HANG TIME HEADQUARTERS — Perfection doesn’t last forever. Not in the NBA. So this dazzling start to the season for the New York Knicks does have an expiration date.
That doesn’t mean Knicks fans shouldn’t enjoy the ride, though. They not only have the only unblemished (5-0) record in the league, but also a group that has the makings of a legitimate contender for a top-four playoff seed in the Eastern Conference.
Again, it’s early. And the true tests will present themselves in the coming days and weeks. Specifically, Thursday night’s tilt against the best team in the Western Conference (San Antonio) and a potential Friday night slugfest (in Memphis) will be key. The early overall returns, however, show a much-improved defensive team capable of winning even when their shots aren’t falling at a ridiculous clip.
Their effort last night showed us that they have the intestinal fortitude to come back from a late challenge as they dumped the the Magic in Orlando to preserve their perfect record. (And for you armchair historians out there, the last time the Knicks started a season 5-0 was the 1993-94 season — a campaign that ended in Game 7 of The Finals).
Credit for this turnaround should be spread all around, starting with Knicks coach Mike Woodson and All-Star forward Carmelo Anthony, who has embraced the change without so much as a hint of displeasure. Having the oldest team in the league doesn’t always translate to having the wisest crew. But veterans like Raymond Felton and, more specifically, Jason Kidd, bring an element of understanding to every game in the natural grind of a season that you don’t get from a younger and inexperienced point guard (like … don’t say it … Jeremy Lin).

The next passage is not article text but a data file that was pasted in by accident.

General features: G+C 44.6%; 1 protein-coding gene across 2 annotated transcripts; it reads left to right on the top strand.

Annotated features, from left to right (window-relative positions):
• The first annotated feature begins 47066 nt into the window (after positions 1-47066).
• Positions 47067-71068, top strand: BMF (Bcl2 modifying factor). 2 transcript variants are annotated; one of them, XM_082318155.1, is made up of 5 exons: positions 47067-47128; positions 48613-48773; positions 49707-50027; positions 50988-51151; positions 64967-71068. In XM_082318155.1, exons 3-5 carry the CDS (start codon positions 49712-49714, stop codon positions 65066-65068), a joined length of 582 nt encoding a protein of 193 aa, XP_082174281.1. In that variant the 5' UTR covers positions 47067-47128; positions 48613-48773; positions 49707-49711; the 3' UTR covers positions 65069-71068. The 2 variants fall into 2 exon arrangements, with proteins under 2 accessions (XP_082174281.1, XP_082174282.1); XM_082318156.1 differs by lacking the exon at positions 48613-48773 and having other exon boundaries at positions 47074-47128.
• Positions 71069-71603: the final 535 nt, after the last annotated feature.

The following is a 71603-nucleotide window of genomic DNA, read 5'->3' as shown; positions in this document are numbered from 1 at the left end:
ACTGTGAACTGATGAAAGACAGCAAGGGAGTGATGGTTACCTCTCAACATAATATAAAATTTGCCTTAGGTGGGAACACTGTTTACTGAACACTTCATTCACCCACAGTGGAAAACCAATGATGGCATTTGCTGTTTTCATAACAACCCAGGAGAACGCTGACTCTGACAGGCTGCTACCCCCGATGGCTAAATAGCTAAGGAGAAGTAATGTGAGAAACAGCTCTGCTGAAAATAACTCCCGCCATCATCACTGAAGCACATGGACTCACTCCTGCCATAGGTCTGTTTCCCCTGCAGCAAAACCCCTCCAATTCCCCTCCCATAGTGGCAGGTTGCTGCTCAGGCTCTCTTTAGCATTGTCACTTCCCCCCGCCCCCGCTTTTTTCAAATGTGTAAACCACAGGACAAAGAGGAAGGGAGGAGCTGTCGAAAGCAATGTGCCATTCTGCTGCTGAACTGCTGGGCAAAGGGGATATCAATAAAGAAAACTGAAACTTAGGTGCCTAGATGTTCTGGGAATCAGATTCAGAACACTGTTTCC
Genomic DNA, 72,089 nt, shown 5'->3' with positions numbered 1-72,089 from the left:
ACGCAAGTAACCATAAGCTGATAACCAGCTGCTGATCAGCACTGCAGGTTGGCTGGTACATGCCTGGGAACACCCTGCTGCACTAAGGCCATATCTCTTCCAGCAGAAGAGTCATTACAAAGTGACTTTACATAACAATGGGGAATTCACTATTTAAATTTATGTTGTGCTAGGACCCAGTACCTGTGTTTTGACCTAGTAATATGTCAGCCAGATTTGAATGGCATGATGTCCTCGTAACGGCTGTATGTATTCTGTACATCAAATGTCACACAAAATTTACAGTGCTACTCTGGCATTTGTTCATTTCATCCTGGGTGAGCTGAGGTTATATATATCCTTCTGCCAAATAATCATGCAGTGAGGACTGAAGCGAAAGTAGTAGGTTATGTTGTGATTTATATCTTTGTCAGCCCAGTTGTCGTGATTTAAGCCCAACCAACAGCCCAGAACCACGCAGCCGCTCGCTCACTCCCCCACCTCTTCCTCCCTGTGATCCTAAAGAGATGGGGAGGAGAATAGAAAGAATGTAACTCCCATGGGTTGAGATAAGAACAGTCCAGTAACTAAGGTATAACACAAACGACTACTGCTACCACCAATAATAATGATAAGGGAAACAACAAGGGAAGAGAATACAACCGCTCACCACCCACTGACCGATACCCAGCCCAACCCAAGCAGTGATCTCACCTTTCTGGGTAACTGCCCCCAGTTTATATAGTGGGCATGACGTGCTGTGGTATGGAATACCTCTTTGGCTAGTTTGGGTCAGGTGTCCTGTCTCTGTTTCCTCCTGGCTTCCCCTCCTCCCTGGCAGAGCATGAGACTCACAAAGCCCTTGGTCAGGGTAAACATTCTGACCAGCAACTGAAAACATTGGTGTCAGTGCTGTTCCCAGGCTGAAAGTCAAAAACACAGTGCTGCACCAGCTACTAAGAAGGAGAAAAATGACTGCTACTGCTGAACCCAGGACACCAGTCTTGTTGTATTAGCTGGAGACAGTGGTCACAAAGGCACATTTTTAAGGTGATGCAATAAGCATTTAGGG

All that said, perhaps no player epitomizes the Knicks’ mini-metamorphosis better than the oft-embattled swingman J.R. Smith, who has become a consistent force off the bench for the first time in his career while leading the league in 3-point shooting (72.2 percent). With Kidd on one end of the spectrum and Smith on the other, Woodson has found a way to make it all work, as Nate Taylor of The New York Times pointed out after last night’s game:
“At halftime, Coach really got on us about our defense,” J. R. Smith said. “We played harder, we got through the screens and we closed out on shots. I think that was the difference.”
Smith provided the Knicks with the offense they desperately needed, scoring 21 points (12 in the third quarter) and shooting 9 for 14. He also had 2 steals and 4 rebounds.
By playing more aggressively, the Knicks held the Magic to 36 points in the second half.
The Knicks have yet to allow an opponent to score more than 40 points in the second half.
“We have active hands,” Kidd said. “You have guys who understand where to be on defense. Sometimes it’s not always going to be perfect, but guys were making the second and third effort. That just comes with trust.”
Trust isn’t a word you heard tossed around a whole lot with these Knicks last few seasons. And it’s a word that will no doubt be tested when Amar’e Stoudemire returns from injury (knee). He’ll have to trust Woodson and his staff if and when they ask him to assume a role outside of the superstar one he’s used to playing.
But he’ll have to trust that they are doing what’s best for the Knicks if/when they ask him to come off the bench and work himself back into form with the reserves rather than starting and altering the chemistry for a group in a groove.